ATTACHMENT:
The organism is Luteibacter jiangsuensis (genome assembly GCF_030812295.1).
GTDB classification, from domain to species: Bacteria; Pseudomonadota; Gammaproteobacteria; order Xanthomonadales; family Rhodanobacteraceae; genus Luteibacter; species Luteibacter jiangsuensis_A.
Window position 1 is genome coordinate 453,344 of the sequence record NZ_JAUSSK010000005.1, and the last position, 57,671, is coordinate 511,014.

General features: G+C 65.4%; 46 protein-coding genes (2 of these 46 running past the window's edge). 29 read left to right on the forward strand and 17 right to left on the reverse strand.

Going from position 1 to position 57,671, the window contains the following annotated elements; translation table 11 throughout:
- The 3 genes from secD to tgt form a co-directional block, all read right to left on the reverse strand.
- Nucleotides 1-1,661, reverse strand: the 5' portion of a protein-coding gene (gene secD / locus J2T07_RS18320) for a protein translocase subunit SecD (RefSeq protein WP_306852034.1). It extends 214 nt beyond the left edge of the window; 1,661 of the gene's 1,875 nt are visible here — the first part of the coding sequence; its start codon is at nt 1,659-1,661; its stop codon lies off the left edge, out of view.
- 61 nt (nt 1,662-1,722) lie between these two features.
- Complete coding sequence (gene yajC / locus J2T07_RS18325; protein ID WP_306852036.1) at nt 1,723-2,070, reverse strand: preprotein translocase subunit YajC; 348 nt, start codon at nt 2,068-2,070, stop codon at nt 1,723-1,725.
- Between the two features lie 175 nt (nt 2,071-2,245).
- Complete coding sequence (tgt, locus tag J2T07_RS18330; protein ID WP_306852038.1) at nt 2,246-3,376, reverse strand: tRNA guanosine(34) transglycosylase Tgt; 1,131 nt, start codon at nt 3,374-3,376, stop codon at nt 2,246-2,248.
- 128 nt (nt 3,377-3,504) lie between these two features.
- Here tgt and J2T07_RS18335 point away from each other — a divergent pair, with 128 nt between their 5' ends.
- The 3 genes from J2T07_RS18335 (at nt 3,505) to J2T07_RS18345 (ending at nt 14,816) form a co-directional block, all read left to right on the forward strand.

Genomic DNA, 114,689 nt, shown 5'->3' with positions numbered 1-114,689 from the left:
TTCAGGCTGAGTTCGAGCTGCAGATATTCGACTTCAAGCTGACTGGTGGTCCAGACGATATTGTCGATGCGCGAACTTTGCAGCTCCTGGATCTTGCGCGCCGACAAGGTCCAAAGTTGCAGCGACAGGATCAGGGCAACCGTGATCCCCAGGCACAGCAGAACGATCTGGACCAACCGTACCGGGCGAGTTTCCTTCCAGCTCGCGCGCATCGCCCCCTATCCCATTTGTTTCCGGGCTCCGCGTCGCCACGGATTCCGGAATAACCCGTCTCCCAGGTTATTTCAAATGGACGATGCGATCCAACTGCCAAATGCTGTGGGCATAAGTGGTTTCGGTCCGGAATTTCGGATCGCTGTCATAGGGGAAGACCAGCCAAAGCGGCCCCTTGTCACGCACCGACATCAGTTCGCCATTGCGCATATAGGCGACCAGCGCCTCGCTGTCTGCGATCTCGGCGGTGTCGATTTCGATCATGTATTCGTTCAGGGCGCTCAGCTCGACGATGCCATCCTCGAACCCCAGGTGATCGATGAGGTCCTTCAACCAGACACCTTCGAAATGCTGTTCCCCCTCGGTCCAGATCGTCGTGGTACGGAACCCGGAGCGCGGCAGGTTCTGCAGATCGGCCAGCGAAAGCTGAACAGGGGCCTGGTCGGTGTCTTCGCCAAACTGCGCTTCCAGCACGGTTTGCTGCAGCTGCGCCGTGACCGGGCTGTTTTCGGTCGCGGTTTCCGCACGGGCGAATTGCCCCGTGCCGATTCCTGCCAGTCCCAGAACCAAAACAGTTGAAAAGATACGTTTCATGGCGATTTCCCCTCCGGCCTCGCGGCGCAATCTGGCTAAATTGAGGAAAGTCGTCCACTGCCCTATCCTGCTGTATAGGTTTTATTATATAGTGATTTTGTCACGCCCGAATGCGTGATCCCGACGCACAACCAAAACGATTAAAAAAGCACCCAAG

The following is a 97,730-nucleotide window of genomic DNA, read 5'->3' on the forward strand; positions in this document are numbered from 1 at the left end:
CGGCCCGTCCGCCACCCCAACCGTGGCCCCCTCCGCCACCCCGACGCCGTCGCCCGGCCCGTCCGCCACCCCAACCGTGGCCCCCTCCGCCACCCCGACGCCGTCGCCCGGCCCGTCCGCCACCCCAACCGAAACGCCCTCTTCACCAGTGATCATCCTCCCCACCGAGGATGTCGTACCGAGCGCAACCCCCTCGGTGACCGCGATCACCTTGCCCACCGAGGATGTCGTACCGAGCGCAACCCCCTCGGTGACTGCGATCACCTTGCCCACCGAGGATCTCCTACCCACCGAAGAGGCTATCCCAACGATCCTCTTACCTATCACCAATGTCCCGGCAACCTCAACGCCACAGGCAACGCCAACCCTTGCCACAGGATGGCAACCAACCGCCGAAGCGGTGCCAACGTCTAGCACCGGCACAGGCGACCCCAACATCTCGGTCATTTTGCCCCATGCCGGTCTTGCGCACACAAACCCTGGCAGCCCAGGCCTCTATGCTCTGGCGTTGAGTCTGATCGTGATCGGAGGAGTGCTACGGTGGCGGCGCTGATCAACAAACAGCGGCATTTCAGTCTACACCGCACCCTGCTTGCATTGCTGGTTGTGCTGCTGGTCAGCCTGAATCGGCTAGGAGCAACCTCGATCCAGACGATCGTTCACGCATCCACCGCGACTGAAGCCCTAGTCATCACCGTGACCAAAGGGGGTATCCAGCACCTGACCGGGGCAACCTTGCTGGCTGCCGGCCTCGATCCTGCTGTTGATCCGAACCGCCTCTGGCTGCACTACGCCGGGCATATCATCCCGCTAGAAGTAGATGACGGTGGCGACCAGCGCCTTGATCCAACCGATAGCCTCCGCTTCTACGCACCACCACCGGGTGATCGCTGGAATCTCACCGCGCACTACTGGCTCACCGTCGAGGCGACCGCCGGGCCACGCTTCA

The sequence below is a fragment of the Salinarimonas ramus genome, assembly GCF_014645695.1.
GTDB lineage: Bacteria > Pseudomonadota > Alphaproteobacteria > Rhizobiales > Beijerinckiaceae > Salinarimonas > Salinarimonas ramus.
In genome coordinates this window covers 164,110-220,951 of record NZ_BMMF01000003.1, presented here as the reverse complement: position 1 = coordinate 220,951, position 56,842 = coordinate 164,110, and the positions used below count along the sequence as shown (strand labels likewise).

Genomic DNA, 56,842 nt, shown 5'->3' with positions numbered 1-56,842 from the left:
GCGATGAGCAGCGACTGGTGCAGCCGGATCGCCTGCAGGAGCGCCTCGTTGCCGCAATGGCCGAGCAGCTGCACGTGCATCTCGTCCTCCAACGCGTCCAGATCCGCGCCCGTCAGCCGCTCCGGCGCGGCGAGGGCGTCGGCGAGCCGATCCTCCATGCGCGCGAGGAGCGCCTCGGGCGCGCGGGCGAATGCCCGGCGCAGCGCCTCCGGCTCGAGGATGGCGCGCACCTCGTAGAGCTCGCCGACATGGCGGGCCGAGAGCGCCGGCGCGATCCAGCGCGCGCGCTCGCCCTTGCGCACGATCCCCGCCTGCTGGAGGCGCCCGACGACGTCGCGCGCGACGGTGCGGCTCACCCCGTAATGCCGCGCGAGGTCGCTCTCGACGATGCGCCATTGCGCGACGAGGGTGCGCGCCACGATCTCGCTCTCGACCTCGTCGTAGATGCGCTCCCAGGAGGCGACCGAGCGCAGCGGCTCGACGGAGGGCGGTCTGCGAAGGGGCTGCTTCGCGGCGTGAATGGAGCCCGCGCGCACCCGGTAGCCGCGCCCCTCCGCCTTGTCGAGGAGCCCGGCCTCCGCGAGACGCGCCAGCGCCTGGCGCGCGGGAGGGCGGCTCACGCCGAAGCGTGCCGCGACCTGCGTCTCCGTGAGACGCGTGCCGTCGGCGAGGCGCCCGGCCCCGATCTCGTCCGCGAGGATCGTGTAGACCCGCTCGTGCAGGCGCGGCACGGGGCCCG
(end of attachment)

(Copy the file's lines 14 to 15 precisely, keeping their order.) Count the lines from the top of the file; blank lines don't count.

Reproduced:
- The 3 genes from J2T07_RS18335 (at nt 3,505) to J2T07_RS18345 (ending at nt 14,816) form a co-directional block, all read left to right on the forward strand.

Genomic DNA, 114,689 nt, shown 5'->3' with positions numbered 1-114,689 from the left: